In recent years, the software bill of materials (SBOM) has become a key element of software security and software supply chain risk management.
We spoke to Tim Mackey, head of software supply chain risk strategy at Synopsys to find out more about the benefits and challenges of SBOMs.
BN: What was the key realization that emerged as a result of the Log4shell vulnerability?
TM: The Log4Shell experience highlighted that open source usage was pervasive within organizations. Even commercial software was found to have open source components as dependencies. This brought into sharper focus that open source projects are created and maintained by external volunteers, and not their own employees or third-party commercial vendors. This meant IT lacked any controls over the use of open source software within commercial software — even if they had mature open source governance processes for open source software they directly downloaded and used, or which was used within their custom software development efforts.
BN: What do organizations need to understand about open source in order to be better prepared to confront the unique challenges it brings?
TM: The first step is often just recognizing that you’re using open source and from there you can define a workable governance workflow. Since open source teams don’t know who downloaded their code, you don’t have a push mechanism for updates; you have a pull mechanism. So, when a project is effectively abandoned, or at the end of its maintained life, we would love for those maintainers to go and say, “Hey, I’m done with this project,” and put a nice little notice on it saying there’s not going to be any new updates, but that doesn’t typically happen.
Now, being able to identify ‘abandoned’ versus ‘done’ projects is a separate problem. You can’t make that determination if you’re not engaged with the project, so if you didn’t know that you’re using a project, go and start asking these questions. And that’s really what the big first piece of the puzzle is — accept that you’ve got open source, accept that it’s managed differently and put in a place a process that includes being engaged with those projects.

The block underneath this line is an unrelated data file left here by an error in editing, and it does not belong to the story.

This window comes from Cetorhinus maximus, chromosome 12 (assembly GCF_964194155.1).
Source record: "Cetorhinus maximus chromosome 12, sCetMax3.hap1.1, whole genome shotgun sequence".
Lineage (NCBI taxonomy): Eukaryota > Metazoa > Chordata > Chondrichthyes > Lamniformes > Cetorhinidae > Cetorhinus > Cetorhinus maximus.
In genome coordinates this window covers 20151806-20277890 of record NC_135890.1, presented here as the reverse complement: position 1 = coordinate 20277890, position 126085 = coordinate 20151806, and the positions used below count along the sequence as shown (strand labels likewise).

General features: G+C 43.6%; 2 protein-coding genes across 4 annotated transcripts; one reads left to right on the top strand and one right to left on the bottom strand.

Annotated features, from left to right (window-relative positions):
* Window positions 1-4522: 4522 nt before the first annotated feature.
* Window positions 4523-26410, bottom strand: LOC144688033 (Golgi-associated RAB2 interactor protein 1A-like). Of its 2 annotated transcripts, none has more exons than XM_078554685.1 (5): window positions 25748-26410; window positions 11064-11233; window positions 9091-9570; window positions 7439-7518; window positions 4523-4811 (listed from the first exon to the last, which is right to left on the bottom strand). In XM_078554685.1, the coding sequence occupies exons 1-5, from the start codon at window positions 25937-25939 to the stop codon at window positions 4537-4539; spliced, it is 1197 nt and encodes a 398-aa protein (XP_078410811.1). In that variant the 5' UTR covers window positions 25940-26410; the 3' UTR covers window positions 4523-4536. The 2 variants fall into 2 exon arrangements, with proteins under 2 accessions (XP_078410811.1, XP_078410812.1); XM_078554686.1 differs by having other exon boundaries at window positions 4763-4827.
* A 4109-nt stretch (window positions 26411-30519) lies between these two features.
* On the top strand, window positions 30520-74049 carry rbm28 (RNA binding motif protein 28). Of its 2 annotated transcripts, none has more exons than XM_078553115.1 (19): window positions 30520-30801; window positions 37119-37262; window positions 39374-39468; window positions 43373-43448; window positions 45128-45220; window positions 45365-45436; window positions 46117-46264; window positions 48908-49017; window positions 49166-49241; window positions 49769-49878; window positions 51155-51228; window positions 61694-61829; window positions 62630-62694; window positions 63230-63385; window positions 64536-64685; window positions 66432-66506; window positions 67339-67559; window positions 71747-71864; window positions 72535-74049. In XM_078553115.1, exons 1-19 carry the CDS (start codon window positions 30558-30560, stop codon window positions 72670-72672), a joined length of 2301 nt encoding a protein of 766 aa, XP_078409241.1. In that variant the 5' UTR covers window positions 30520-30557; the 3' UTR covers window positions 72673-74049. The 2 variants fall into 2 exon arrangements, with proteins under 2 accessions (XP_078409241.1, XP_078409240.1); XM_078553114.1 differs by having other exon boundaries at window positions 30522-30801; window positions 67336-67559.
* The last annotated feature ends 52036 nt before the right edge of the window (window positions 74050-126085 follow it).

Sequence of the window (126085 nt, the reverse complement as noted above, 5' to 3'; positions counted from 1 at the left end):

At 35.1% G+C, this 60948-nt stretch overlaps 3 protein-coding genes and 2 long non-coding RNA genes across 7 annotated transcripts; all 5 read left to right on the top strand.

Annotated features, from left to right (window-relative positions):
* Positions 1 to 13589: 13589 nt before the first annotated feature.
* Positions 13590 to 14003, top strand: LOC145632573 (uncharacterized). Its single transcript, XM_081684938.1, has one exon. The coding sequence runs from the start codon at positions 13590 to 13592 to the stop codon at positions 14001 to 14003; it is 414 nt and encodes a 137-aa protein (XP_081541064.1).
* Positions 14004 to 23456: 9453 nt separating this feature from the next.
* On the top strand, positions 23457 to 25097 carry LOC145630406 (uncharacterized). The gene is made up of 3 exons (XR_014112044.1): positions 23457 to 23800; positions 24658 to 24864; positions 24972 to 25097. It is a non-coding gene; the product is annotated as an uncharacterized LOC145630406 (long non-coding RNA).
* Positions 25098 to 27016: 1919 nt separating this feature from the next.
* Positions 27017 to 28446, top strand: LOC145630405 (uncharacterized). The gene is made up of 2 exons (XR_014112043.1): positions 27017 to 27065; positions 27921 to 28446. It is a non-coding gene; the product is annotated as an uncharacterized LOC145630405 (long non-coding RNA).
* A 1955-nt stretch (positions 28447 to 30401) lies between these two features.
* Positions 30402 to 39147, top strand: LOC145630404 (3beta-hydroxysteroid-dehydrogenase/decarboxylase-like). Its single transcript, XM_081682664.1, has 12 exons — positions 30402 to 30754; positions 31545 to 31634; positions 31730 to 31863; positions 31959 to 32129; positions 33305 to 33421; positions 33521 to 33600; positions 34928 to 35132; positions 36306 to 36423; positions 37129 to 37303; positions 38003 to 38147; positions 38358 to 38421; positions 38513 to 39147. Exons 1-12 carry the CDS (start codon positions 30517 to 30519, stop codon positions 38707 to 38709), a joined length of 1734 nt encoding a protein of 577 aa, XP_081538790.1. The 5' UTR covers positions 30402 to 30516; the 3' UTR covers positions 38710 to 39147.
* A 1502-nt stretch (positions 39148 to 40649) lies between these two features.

Where things become particularly challenging is when you’re say, three or four levels deep in the dependency or the supplier chain that you may not necessarily know that you have open source code running. That’s one of the lessons of the whole Log4j experience, people didn’t know that there was this thing called Log4j before the problem happened.
BN: What exactly is an SBOM?
TM: An SBOM is fundamentally a file listing the libraries used by an application. It is a key component of a governance plan that encompasses not only open source usage in a software supply chain, but also becomes an anchor point for other operational elements. The most common operational element being discussed today is the usage of SBOM to communicate vulnerability exposure within components in the software supply chain for the given application.
BN: Is an SBOM on its own enough to mitigate security and licensing risks of open Source?
TM: No. Because an SBOM was featured in an Executive Order there’s been a lot of attention given to, ‘I need to go and have an SBOM.’ For practical purposes, a lot of organizations today are creating SBOMs and it’s simply a bill of material saying, “I have these components that come from this spot, and this is the version of them.”
It is actually a static thing. It represents what that piece of software looked like when it was shipped. It’s fantastic in that respect, but it’s not going to tell you whether it’s more secure or less secure than something else. It’s strictly telling you what that ingredient list looks like for that particular piece of software, and that’s where people get a little bit tricked up. The SBOM that everyone talks about is not this magic unicorn — it is part of a workflow that needs to be implemented inside of companies.
The ‘SB’ in SBOM doesn’t mean Silver Bullet.